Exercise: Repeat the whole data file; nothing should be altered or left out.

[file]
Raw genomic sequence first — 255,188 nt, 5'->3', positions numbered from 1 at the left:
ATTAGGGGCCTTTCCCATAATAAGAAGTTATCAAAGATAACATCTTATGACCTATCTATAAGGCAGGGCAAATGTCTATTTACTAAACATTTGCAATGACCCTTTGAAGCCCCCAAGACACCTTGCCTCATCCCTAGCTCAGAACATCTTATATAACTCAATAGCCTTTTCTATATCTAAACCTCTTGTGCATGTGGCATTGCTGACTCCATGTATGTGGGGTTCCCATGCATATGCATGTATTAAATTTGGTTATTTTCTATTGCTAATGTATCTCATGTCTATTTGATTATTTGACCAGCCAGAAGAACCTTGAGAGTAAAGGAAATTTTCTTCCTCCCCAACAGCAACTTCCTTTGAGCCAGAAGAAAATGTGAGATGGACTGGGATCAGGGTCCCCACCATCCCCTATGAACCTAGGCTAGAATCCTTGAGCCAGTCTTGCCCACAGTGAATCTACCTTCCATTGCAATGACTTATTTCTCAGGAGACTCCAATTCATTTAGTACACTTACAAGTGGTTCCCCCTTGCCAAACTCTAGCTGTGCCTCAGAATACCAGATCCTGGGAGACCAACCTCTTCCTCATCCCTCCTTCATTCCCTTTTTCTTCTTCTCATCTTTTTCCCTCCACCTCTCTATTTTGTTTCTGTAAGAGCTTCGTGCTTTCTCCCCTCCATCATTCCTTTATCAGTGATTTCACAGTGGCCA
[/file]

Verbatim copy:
Raw genomic sequence first — 255,188 nt, 5'->3', positions numbered from 1 at the left:
ATTAGGGGCCTTTCCCATAATAAGAAGTTATCAAAGATAACATCTTATGACCTATCTATAAGGCAGGGCAAATGTCTATTTACTAAACATTTGCAATGACCCTTTGAAGCCCCCAAGACACCTTGCCTCATCCCTAGCTCAGAACATCTTATATAACTCAATAGCCTTTTCTATATCTAAACCTCTTGTGCATGTGGCATTGCTGACTCCATGTATGTGGGGTTCCCATGCATATGCATGTATTAAATTTGGTTATTTTCTATTGCTAATGTATCTCATGTCTATTTGATTATTTGACCAGCCAGAAGAACCTTGAGAGTAAAGGAAATTTTCTTCCTCCCCAACAGCAACTTCCTTTGAGCCAGAAGAAAATGTGAGATGGACTGGGATCAGGGTCCCCACCATCCCCTATGAACCTAGGCTAGAATCCTTGAGCCAGTCTTGCCCACAGTGAATCTACCTTCCATTGCAATGACTTATTTCTCAGGAGACTCCAATTCATTTAGTACACTTACAAGTGGTTCCCCCTTGCCAAACTCTAGCTGTGCCTCAGAATACCAGATCCTGGGAGACCAACCTCTTCCTCATCCCTCCTTCATTCCCTTTTTCTTCTTCTCATCTTTTTCCCTCCACCTCTCTATTTTGTTTCTGTAAGAGCTTCGTGCTTTCTCCCCTCCATCATTCCTTTATCAGTGATTTCACAGTGGCCA